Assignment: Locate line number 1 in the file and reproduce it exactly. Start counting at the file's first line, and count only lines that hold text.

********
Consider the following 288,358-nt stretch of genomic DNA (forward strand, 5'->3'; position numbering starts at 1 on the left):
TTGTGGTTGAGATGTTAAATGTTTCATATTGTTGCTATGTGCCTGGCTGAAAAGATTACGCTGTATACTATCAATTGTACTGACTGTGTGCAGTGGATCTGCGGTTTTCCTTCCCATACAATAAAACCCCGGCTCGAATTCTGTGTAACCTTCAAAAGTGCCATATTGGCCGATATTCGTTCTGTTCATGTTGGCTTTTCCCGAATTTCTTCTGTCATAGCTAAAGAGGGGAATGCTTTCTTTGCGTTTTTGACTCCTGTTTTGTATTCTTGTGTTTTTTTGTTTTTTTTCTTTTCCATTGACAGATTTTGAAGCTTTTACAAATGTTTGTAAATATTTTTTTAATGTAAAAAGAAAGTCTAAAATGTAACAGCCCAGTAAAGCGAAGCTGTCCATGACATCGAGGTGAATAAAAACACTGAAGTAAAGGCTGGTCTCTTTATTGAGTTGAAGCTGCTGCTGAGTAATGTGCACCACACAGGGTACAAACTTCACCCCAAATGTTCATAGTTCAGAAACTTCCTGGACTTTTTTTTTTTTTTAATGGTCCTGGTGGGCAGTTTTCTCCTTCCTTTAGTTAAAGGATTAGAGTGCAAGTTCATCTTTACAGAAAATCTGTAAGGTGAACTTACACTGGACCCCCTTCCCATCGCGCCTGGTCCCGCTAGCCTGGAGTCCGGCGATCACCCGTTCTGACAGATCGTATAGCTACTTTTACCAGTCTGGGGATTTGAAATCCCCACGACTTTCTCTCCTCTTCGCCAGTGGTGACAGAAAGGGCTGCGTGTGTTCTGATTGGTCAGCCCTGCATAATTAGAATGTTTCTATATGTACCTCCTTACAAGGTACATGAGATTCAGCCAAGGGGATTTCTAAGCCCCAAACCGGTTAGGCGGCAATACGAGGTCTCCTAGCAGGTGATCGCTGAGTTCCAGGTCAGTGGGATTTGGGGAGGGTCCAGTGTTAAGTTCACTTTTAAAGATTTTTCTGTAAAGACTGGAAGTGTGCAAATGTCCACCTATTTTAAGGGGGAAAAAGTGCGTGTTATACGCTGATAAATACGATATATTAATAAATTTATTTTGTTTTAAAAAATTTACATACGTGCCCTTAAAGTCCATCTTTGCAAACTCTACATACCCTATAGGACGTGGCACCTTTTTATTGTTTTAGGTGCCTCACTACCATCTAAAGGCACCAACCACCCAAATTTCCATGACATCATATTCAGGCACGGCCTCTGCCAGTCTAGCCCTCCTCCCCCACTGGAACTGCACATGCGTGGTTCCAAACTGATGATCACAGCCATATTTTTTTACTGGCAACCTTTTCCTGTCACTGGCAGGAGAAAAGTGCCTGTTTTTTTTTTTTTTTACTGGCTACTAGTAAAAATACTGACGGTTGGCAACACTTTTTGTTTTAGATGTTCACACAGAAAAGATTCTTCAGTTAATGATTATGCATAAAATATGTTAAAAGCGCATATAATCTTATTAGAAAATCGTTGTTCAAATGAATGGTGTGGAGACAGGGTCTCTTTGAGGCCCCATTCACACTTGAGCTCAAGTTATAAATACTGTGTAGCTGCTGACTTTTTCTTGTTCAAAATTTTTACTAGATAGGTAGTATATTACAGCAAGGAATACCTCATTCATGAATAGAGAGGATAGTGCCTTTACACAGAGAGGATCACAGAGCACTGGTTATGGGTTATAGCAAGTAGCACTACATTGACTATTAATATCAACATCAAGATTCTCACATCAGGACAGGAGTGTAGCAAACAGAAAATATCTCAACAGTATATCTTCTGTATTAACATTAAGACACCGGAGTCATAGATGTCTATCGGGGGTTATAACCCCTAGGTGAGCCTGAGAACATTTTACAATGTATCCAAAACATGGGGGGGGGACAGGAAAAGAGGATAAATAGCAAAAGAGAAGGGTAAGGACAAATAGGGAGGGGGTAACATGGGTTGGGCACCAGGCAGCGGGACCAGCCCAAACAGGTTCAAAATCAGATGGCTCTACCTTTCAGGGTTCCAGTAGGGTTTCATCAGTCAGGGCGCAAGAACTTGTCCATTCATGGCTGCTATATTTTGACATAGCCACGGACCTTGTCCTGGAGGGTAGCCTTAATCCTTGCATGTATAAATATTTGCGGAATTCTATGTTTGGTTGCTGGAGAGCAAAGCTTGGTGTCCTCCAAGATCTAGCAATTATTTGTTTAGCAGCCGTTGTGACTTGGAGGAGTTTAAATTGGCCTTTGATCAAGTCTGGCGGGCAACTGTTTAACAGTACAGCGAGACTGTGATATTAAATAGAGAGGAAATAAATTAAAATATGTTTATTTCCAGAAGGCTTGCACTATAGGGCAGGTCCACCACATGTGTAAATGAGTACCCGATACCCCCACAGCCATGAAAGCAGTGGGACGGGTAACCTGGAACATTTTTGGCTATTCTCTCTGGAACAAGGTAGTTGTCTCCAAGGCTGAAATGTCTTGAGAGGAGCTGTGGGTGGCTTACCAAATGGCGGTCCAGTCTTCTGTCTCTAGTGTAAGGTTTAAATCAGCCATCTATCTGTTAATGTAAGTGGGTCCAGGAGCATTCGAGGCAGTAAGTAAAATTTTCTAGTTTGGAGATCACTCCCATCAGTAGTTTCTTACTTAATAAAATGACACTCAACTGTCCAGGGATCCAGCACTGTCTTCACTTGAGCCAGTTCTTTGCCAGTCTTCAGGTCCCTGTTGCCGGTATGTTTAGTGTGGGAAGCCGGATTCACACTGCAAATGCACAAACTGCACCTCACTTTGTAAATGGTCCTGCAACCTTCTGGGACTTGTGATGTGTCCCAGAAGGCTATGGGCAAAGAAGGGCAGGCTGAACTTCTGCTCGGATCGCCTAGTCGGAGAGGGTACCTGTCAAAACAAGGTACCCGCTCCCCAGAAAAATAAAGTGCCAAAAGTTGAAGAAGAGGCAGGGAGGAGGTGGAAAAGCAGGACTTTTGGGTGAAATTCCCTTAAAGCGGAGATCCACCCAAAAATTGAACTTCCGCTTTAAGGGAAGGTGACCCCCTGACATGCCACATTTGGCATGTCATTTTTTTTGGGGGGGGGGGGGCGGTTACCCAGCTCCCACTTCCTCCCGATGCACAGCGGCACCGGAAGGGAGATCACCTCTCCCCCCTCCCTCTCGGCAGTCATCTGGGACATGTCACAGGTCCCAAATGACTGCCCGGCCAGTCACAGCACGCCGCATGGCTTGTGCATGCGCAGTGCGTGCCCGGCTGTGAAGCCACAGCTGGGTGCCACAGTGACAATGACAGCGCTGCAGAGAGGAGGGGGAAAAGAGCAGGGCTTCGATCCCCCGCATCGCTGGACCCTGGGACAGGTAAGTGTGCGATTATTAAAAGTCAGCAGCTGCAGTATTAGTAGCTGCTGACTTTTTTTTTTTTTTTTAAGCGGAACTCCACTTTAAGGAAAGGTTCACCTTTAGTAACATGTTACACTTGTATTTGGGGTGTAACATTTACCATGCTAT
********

Consider the following 288,358-nt stretch of genomic DNA (forward strand, 5'->3'; position numbering starts at 1 on the left):